Suddenly, you realize your kids are old enough to go to college and they want to go. For a musician, it's a fairly complex thing to come up with money for two kids in college in America. It's really tough being a professional musician in this country. It's very difficult to keep up with the Joneses. It's also difficult to keep up with the inequities in politics and civil rights. The thing that kept us going here [in Woodstock, NY] is that we wanted to give our kids a stable base to grow from. So, we never moved. We've had many opportunities to move to different countries which were very seriously considered. My youngest son is going to college soon and the picture is gonna open up again. We'll see what happens over the next couple of years.
You recently completed a new album for Douglas September featuring Robby Aceto. What drew you to his work?
He's very true—unusually true. It's hard to describe. Douglas just puts it out there. He has a lot of people comparing him to Bob Dylan, Tom Waits or Captain Beefheart, but he's just a naturally expressive, very, very funky dude. We've made a really cool record based on the live playing of Douglas and Robby. We threaded a studio document that was true to what they were performing live with some newer swampy stuff that I think is the single most true representation I've ever heard of him.
You're part of Robert Creeley's backing ensemble on his new CD Have We Told You All You'd Thought To Know? What can you tell me about that experience?
I loved the gig that record came from. What a genius. It was really fun playing with someone like Robert. He's an unbelievably erudite, poetic gentleman. I spent two days with him and we pulled it off. [Steve] Swallow was the glue, musically. It was great playing with Robert and responding to these pieces in real-time. I didn't know any of them. It was entirely improvised. Robert didn't know which piece was going to go where. It was that edgy fun in which you don't know what's going to happen. Everyone got along and respected each other. I enjoyed the process. Robert's one of the last beat poets. It was unusually enlightening—not just the work itself, but being around someone who helped birth a literary movement in America that's going to be of some long lasting value. It was pretty special.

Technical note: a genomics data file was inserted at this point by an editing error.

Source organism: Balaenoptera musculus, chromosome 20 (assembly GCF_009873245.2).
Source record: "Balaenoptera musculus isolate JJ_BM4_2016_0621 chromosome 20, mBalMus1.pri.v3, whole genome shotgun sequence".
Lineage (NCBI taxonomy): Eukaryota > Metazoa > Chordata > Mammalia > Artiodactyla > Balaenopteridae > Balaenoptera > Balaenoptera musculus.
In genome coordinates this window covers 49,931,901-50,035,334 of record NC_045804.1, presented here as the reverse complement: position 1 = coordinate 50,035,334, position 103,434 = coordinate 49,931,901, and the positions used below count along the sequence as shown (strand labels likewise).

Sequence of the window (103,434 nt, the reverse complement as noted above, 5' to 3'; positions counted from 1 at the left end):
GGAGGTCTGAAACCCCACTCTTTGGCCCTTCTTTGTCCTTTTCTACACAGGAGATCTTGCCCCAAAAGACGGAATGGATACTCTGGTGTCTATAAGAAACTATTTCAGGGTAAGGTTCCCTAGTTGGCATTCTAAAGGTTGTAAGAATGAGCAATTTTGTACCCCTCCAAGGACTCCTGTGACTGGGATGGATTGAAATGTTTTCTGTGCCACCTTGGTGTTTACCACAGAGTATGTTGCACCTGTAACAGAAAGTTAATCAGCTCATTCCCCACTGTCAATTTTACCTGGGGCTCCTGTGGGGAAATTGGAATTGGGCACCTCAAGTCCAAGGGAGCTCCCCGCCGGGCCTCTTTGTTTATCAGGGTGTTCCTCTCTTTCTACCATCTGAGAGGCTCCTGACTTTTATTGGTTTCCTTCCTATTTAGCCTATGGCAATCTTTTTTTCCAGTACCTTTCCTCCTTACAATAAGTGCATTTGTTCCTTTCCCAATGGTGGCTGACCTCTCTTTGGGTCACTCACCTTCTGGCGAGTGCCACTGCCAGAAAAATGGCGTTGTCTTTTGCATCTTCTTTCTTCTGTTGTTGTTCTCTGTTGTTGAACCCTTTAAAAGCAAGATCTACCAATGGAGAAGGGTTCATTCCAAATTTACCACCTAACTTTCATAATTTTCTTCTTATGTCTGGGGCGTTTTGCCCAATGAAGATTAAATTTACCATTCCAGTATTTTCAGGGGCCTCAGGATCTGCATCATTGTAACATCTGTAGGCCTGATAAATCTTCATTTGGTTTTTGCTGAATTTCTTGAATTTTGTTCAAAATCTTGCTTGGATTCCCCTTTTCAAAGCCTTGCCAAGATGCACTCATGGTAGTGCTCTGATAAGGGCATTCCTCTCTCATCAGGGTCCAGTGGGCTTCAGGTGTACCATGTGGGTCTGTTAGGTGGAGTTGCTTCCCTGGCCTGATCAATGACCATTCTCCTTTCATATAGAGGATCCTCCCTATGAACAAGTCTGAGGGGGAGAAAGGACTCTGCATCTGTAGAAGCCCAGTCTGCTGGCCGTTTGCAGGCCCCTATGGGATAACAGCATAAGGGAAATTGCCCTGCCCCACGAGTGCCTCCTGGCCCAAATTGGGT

You're involved with two all-improv groups: Plane featuring Will Calhoun and Me'Shell NdegéOcello, and LoVEBuBBLE, a duo with Calhoun. Are there any plans for CD releases?
There were some absolutely incredible moments during the four Plane shows. I need to go through the tapes and determine what Will, Me'Shell and I could put out in some way or another. I have gone through the LoVEBuBBLE stuff and have put together a CD consisting mostly of one live gig and a piece or two from another live gig. It's a nice 60 minute disc that Will really wants to put out somehow—maybe by ourselves. I feel really good about that representation of what Will and I did in the context of a live gig. It sounds like a whole bunch of people playing onstage, but it's just the two of us. There's a very, very unique chemistry. I love going into New York City and having gigs that are just improvised—no tunes, no expectations. Most of the time, there's not very much advertising for the gig. You just go and play and get with some very like-minded musicians and trust the moment. Some unusually great things happen in those moments.